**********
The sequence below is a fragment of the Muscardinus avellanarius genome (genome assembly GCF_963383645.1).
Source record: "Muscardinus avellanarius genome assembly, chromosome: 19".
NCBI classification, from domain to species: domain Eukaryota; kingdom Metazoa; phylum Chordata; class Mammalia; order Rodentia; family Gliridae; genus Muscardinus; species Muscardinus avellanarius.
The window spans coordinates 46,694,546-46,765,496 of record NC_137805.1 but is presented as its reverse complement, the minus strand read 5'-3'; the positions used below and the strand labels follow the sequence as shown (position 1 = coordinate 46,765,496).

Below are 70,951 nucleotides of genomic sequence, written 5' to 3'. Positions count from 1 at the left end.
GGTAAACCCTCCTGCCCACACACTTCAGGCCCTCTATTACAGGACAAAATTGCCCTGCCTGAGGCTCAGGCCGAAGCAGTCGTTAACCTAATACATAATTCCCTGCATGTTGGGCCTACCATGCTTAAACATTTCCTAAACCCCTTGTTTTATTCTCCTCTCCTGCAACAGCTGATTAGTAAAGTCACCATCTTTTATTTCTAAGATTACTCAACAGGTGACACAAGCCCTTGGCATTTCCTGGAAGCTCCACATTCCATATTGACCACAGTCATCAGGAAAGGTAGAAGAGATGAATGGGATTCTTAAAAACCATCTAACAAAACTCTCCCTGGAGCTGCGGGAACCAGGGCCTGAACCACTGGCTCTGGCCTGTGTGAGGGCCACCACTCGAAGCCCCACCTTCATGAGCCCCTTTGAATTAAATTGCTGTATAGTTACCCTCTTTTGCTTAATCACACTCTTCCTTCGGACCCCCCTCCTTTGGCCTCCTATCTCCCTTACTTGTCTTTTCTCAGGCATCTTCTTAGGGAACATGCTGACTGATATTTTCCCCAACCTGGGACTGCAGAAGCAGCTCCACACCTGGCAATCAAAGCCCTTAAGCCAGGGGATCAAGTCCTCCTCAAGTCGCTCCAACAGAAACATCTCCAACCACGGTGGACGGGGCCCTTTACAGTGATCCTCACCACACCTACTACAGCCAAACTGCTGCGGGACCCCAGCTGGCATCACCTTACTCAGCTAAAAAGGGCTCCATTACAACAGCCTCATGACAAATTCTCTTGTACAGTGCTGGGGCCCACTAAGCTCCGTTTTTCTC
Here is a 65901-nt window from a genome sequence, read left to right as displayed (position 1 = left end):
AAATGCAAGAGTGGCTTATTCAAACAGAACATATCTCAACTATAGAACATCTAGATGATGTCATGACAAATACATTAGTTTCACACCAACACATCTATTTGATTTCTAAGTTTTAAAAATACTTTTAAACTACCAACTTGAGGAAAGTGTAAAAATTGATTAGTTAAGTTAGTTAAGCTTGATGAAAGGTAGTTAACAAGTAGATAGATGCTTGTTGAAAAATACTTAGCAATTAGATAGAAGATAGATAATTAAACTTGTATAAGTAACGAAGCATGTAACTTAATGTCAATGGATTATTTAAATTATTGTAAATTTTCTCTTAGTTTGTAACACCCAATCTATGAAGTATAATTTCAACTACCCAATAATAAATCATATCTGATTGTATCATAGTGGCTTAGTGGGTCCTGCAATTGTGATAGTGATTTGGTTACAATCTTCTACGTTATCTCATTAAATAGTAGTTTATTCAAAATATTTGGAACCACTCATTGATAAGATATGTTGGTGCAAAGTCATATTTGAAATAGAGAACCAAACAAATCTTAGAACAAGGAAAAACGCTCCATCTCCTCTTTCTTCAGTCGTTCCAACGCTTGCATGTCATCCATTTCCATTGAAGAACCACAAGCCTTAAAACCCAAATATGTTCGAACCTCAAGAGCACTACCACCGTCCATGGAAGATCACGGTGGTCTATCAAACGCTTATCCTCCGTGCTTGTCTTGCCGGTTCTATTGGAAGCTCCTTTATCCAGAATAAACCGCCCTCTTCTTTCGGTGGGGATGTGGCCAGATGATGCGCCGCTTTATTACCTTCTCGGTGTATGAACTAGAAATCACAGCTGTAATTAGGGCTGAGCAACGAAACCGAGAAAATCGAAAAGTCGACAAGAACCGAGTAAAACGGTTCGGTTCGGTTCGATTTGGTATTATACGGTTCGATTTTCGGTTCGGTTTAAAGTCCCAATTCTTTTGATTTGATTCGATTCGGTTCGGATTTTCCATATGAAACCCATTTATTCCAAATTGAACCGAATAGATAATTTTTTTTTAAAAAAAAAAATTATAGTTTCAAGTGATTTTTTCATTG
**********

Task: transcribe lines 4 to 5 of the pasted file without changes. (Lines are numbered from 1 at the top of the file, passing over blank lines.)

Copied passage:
The window spans coordinates 46,694,546-46,765,496 of record NC_137805.1 but is presented as its reverse complement, the minus strand read 5'-3'; the positions used below and the strand labels follow the sequence as shown (position 1 = coordinate 46,765,496).

Below are 70,951 nucleotides of genomic sequence, written 5' to 3'. Positions count from 1 at the left end.